Not so long ago if you were to mention Eyjafjallajökull, people within earshot would probably have assumed you were speaking in tongues. But now, this small Icelandic volcano is making headlines all over the world. After erupting on the 14th of April the plume of ash this volcano created caused travel chaos on a global scale. However this is not the first time this volcano has erupted. Looking back at previous eruptions can give us clues as to what to expect this time round. So let’s take a look at exactly what happened last time the Eyjafjallajökull volcano erupted.
The last major eruption was way back in the December of 1821. As you can imagine, records from that time are not quite as detailed as today’s would be. However there are plenty of interesting and important facts we can glean from this eruption. When the first eruption began there were some serious problems with flooding in the localised areas. The volcano is surrounded by snow and ice, and the glaciers on the slopes of the mountain quickly melted. This caused land slides and put the lives of locals in danger.
Reports mention a large ash fall early on in the eruption. One serious concern was the high level of fluoride the ash contained. Fluoride is dangerous to humans and animals a like as it weakens and damages bones and in high concentration can be deadly. This meant a large percentage of Iceland’s cattle was killed, a real blow for the people of the country. Details of the ash cloud resulting from the eruption are rather limited, however the length of the last eruption of Eyjafjallajökull is a real worry. It lasted for a over a year, continuing into the January of 1823. However this is not as big a worry as what happened next back in 1823.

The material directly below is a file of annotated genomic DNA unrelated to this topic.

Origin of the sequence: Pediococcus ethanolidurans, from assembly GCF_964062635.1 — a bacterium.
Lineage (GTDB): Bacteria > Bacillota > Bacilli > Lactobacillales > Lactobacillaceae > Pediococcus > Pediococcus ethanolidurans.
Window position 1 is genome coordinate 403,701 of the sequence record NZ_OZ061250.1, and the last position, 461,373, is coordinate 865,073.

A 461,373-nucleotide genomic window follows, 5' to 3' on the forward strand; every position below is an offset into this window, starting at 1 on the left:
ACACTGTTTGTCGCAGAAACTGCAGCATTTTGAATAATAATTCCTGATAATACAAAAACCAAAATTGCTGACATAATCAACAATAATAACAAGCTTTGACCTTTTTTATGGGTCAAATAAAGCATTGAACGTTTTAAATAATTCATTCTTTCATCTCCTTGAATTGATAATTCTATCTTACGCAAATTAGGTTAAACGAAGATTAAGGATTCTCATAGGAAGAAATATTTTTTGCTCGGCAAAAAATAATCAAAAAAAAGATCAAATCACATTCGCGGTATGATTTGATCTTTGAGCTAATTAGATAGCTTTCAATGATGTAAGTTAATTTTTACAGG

Soon after Eyjafjallajökull started to quieten down another nearby volcano known as Katla started erupting. Katla sits below the Mýrdalsjökull glacier, when the volcano erupts, the lava explodes up through the glacier sending huge chunks of ice and rock into the sky. These fall to the earth and pose a real danger to people, animals and buildings. Again when this volcano begins erupting there is a large danger of flooding. The significant thing about this volcano though is the size of it. Katla translates as ‘Dragon’ and this is an apt description due to the size and fury of previous eruptions. It makes Eyjafjallajökull seem small and insignificant in comparison. It is thought the two volcano’s are connected by a series of under ground magma chambers, so there is evidence that there is a link between the two and it’s thought there is a high chance of Katla erupting in response to it’s smaller neighbour.
On the last three occasions that Eyjafjallajökull has erupted, Katla has soon followed suit. Government official have warned Icelandic residents to be prepared for the likely event of a much larger and more dangerous eruption from this sleeping giant. If Katla does erupt it signals a real dangerous time period for travellers all around the globe. The ash cloud that will result could easily be much larger than the one we have recently been dealing with. The destruction and chaos of the 1821 eruption was massive on a global scale and there is reason to believe that this subsequent eruption may go the same way. It’s important we heed the warnings from 1821 and prepare for the worst. Doing this will mean we can minimise the effects that these giants of nature have on our everyday lives.